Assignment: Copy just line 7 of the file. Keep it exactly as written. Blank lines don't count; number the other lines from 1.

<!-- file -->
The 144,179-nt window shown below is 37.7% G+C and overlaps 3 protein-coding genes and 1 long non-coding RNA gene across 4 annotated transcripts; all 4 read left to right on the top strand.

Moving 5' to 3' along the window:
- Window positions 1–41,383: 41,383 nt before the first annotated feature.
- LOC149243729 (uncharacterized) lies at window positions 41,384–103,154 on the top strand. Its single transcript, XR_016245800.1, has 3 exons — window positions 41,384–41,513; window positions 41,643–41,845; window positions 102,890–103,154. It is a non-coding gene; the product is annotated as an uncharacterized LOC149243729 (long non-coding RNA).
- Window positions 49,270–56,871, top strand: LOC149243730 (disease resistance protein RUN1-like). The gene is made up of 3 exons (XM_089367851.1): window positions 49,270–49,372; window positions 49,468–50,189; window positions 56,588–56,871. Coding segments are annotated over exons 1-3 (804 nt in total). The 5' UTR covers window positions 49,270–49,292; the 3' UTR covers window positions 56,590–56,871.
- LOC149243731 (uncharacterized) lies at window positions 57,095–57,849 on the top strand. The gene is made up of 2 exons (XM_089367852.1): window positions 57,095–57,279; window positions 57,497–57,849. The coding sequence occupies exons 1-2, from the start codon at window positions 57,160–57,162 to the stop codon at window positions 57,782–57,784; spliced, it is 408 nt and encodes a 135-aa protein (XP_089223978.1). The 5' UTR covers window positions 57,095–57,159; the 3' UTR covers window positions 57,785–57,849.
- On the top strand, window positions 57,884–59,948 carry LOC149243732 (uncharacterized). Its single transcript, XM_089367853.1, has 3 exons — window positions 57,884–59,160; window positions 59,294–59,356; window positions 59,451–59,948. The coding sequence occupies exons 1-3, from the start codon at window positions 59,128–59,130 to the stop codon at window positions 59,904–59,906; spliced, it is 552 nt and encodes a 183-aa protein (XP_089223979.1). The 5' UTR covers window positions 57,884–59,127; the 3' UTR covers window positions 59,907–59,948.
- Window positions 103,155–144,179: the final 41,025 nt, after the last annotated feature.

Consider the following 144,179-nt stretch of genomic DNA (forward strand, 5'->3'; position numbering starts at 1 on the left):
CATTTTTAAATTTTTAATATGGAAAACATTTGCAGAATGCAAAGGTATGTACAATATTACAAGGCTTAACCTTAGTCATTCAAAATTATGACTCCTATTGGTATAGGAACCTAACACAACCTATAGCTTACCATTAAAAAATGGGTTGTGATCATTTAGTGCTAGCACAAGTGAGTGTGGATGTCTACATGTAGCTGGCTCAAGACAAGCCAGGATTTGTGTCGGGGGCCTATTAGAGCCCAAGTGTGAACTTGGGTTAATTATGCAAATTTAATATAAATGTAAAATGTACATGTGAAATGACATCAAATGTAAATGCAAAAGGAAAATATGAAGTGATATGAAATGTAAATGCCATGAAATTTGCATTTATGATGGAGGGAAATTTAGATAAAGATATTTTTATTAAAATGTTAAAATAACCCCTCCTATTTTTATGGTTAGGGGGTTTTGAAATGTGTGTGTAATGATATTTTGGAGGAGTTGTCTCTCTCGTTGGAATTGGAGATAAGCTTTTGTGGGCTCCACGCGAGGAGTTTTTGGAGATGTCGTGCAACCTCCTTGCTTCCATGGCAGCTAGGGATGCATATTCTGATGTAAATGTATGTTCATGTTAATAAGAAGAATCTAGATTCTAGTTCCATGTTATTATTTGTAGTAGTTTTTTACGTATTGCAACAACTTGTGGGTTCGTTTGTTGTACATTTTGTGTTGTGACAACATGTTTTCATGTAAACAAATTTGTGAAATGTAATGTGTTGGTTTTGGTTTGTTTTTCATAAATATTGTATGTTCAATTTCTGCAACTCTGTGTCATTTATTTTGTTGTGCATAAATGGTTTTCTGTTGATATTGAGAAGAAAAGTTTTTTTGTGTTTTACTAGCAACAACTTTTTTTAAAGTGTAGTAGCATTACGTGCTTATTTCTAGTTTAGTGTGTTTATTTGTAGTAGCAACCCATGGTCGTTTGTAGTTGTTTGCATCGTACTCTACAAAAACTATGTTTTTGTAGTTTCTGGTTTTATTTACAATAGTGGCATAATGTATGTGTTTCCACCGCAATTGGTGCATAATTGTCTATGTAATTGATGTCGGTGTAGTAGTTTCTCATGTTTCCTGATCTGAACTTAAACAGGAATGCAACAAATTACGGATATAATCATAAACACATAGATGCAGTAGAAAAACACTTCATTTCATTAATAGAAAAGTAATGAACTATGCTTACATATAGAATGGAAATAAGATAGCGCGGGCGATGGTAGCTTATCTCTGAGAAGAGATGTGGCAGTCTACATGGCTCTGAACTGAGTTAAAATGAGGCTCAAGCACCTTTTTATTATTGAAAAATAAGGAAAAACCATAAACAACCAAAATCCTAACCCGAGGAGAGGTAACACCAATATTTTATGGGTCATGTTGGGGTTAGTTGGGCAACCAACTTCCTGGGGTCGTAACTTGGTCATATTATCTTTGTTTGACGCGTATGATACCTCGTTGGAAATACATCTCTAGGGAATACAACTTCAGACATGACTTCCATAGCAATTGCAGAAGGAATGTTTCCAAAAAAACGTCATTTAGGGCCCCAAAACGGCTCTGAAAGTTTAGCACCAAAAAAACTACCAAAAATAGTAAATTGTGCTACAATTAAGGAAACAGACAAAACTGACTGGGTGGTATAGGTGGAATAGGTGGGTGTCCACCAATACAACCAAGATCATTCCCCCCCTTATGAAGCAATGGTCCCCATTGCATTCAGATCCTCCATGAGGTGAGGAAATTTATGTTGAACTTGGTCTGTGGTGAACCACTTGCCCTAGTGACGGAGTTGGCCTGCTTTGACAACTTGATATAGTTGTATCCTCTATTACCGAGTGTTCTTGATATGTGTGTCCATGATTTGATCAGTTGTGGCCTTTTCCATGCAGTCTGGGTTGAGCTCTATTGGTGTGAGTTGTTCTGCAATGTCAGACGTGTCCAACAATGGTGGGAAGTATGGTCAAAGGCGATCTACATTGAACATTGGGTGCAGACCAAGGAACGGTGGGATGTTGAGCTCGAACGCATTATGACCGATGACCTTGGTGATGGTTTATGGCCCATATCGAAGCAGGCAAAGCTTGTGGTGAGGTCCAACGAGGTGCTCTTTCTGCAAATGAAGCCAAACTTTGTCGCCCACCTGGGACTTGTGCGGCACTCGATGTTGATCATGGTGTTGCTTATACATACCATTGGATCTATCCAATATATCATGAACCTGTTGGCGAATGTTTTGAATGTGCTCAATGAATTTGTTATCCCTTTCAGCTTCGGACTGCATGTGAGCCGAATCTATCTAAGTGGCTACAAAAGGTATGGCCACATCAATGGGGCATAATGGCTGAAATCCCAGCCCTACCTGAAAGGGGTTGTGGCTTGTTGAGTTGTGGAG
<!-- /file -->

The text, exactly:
- On the top strand, window positions 57,884–59,948 carry LOC149243732 (uncharacterized). Its single transcript, XM_089367853.1, has 3 exons — window positions 57,884–59,160; window positions 59,294–59,356; window positions 59,451–59,948. The coding sequence occupies exons 1-3, from the start codon at window positions 59,128–59,130 to the stop codon at window positions 59,904–59,906; spliced, it is 552 nt and encodes a 183-aa protein (XP_089223979.1). The 5' UTR covers window positions 57,884–59,127; the 3' UTR covers window positions 59,907–59,948.